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The "Lapp General Store"


Janet Clow


There stands a large, lonely building on main street ofSt. Vincent, but it is cherished in the memory of those who made a raretrip to town in the horse and rig to choose their first piece of candy fromthe big wooden barrels or the glass showcase which meant happiness and satisfactionfor many young children of the Red River Valley in the early 1900's.

In the northwestern corner of Kittson County, Minnesota,the small town of St. Vincent had increased greatly by the year 1910. St.Vincent is only two miles south of the Canadian border and located on thebanks of the Red River, so it was the center of activity with river transportationnearby. There were only three small stores occupying the "booming town"of St. Vincent at that time. These stores were being overrun by the increasedpopulation of St. Vincent, and the farmers from the surrounding area.

R. H. Lapp, the owner and operator of one of the storesrealized the need for a larger more up-to-date store to accommodate theincreasing population. So, in 1912 Mr. Lapp hired two of the town's carpenters,Ed Cameron and Peter Monroe and their sons to construct a two story buildingwith a full basement. A large cistern was built in the basement to supplywater for the new wood-burning hot water furnace, as well as water for generaluse. Over the winter this furnace burned two carloads of tamarack wood fromPiney, Manitoba. The first floor was built to take care of the groceries,dry goods, hardware, and shoes, which were needed in this prosperous townand farming area. The Post Office was also installed in the store. The secondfloor was built for a dwelling. It consisted of a kitchen, dining room,parlor, den, and six large bedrooms. There wasn't a more spacious or comfortabledwelling place in St. Vincent than the upstairs living quarters of the Lappstore.

The store was kept open from early morning (8 o'clock)until 10 o'clock at night. The two large hot water radiators were so niceto sit on! It was a gathering place for everybody. When the saloons werein their hey-day, groceries were left in the store until the owner was readyto leave for home. Mr. Lapp Jr. (Dick) can remember many Christmas evesthat were spent waiting until wee morning hours. His folks were then tootired to celebrate much Christmas day.

Many customers charged their supplies. The townspeoplepaid their bill whenever they received their pay check which was usuallyonce a month. The farmers paid theirs whenever harvest was over which wasevery fall, so it meant the storekeeper had to carry their accounts fora whole year. A lot of these accounts would run between a thousand and twothousand dollars. This practice led to disaster for Mr. Lapp when cropsfailed and people could not pay their accounts.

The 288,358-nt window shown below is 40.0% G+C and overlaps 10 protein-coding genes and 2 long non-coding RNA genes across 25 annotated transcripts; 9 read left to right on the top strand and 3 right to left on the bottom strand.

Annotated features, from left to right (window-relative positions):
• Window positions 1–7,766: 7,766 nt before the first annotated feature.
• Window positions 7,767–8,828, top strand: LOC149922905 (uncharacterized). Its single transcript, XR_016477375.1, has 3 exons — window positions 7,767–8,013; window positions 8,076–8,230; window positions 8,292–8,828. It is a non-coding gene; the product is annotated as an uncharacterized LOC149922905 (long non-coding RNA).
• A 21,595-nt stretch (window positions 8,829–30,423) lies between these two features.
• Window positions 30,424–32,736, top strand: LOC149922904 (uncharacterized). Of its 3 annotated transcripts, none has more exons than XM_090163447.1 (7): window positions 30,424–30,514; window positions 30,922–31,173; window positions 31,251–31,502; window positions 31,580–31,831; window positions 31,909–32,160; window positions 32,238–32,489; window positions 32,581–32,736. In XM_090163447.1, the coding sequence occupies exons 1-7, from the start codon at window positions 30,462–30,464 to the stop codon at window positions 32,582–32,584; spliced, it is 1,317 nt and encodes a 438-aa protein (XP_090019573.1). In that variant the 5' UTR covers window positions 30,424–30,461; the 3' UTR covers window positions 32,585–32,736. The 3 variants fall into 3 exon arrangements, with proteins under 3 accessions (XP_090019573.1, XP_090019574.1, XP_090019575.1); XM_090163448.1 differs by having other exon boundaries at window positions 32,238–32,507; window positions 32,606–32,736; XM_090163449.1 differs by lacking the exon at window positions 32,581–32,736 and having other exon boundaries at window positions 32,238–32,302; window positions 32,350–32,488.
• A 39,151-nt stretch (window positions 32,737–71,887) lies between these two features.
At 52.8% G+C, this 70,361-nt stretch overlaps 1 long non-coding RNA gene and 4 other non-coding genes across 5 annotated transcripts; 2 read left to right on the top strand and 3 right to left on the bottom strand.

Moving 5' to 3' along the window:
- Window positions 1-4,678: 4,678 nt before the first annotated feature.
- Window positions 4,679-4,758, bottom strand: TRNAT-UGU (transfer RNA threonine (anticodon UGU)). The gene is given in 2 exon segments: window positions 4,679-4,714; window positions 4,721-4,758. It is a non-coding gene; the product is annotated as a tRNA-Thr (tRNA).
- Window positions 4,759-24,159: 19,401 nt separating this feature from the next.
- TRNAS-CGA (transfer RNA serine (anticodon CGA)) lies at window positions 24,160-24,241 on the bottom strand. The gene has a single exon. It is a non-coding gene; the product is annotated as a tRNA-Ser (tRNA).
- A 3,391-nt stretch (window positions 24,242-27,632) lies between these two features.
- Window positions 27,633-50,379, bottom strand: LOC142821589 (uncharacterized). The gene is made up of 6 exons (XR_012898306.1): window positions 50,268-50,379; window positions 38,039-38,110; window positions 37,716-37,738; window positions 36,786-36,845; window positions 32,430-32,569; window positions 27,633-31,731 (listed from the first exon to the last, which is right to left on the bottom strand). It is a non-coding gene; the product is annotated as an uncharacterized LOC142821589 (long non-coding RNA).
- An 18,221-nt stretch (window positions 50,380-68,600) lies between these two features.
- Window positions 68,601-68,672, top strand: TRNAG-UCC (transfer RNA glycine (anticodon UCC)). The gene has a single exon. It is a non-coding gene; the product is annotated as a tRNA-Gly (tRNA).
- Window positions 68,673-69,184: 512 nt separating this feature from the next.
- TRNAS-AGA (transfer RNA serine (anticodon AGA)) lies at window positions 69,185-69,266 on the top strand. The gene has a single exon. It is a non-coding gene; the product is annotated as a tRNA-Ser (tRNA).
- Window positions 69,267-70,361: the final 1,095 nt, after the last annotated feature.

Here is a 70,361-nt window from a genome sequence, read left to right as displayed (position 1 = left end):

The farmers usually went into town once a month to disposeof their surplus butter and eggs and to stock up on supplies. They couldget almost anything they needed at the "Lapp General Store." Asthere was no self-service in those days, Mr. Lapp depended on his wife andchildren to help wait on his customers. It was a lot of work because mostof the groceries came in bulk and had to be scooped or lifted out, weighedand bagged. Mr. Lapp even wrapped the canned goods. If they bought one canof beans, they were not wrapped, but if they bought two they were wrappedtogether. The paper was on a big roll under the counter, and to cut it theypulled it across a metal blade. The string was usually on a scone or a ballhanging above the counter. The farmer's goods were usually packed back intothe wooden box, crate, wash tub or whatever the farmer brought his eggsto town in.

The farmer brought in the butter he had churned from hiscream, and the eggs they didn't need themselves, and got credit towardstheir purchases. Mr. Lapp gave the farmer the same amount of credit forthese products that he charged his customers for them. This is just oneof the many things these storekeepers were expected to do without pay. Thefirst thing the farmer would hand Mr. Lapp would be his kerosene can tofill from a spigot on the front of the drum of kerosene (or coal oil, asit was called in those days). Later a pump was installed and this was lessmessy. He would then have to wash his hands before proceeding to fill thegrocery order. Of course, sugar was usually at the top of the list and thiswas only shipped in 100 pound burlap sacks, lined with white cloth, to besold that way. Brown sugar and powdered sugar were also shipped to Mr. Lappin 100 pound burlap bags, so it had to be scooped out, weighed and baggedin brown bags. Cheese was shipped in, in a round wooden box. The cheesewas about 20" by 5" thick and covered with cheesecloth which waswaxed. This was set on a large wooden "Lazy Susan" with a rigabove it from which a knife was brought down on it, and a wedge was cutoff and weighed. The grocer became quite accurate on the weight of the sliceof cheese he cut. Dill and mixed pickles came in two large wooden 15 or30 gallon barrels and were dished out by a glass ladle with a hole in thebottom for the juice to run back into the barrel. When sold, pickles wereput into heavy paper pint containers. Peanut butter came in 30 pound tinsand was cut out by a wooden knife, and dished up into a heavy paper boattype container. To this day, Dick Lapp hasn't eaten any peanut butter becausehe can t forget the sound of that greasy spatula going through the peanutbutter. Butter was sold from the crocks of butter the farmers brought in.